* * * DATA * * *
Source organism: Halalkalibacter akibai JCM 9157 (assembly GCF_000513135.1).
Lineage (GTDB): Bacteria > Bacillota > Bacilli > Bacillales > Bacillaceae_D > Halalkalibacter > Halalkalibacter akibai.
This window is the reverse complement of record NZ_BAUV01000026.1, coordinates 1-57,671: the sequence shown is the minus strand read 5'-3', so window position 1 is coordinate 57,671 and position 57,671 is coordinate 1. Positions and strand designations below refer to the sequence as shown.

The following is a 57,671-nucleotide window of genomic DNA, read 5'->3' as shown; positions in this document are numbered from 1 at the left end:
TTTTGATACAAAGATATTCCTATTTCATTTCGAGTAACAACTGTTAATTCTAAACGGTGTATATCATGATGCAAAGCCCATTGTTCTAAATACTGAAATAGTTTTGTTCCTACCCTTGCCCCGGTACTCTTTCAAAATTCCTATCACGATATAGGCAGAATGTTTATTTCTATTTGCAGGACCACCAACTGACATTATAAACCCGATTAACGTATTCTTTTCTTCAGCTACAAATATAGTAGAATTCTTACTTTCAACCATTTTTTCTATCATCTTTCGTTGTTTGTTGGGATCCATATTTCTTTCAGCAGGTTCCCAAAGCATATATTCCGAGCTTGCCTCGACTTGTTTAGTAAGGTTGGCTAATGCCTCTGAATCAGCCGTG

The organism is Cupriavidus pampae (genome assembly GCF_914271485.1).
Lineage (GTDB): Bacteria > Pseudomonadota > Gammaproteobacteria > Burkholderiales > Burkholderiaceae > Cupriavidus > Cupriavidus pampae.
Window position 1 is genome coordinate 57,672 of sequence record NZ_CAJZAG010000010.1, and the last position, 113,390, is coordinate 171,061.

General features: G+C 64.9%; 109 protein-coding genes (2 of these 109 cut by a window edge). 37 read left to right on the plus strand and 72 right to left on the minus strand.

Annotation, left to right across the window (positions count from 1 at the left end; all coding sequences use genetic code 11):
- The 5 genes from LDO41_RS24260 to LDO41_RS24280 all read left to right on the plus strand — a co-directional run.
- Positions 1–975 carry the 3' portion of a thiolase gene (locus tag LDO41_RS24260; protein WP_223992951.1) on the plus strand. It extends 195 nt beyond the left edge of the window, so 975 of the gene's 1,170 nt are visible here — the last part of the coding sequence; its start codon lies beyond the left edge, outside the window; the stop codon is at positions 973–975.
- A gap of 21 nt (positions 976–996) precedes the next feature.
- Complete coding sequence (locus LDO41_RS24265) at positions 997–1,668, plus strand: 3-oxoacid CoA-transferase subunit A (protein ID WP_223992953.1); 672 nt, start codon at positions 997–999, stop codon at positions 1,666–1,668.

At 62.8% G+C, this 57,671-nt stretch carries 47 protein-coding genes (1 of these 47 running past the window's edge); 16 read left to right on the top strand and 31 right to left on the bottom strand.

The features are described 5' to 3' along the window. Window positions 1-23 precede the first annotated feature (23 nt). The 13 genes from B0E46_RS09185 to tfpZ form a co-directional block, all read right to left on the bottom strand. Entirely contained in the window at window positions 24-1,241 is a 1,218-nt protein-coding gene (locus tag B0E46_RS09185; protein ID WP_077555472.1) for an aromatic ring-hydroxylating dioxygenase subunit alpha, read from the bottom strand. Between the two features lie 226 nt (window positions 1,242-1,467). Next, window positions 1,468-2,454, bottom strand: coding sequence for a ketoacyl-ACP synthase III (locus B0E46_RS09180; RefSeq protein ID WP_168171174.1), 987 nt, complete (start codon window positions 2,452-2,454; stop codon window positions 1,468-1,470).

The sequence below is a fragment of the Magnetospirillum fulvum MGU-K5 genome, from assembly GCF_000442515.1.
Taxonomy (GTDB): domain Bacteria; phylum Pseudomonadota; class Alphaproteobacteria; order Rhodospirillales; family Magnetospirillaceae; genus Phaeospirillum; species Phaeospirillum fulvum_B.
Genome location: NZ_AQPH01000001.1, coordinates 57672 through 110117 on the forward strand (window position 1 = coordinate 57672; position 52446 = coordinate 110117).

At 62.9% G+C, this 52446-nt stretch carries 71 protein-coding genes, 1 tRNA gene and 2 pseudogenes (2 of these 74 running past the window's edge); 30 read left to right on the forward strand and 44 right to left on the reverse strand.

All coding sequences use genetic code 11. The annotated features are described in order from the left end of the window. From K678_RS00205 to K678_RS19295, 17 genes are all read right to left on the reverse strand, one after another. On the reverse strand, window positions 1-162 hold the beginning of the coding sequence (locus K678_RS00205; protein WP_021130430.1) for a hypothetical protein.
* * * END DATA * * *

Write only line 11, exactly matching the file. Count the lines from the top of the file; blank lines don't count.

- The 5 genes from LDO41_RS24260 to LDO41_RS24280 all read left to right on the plus strand — a co-directional run.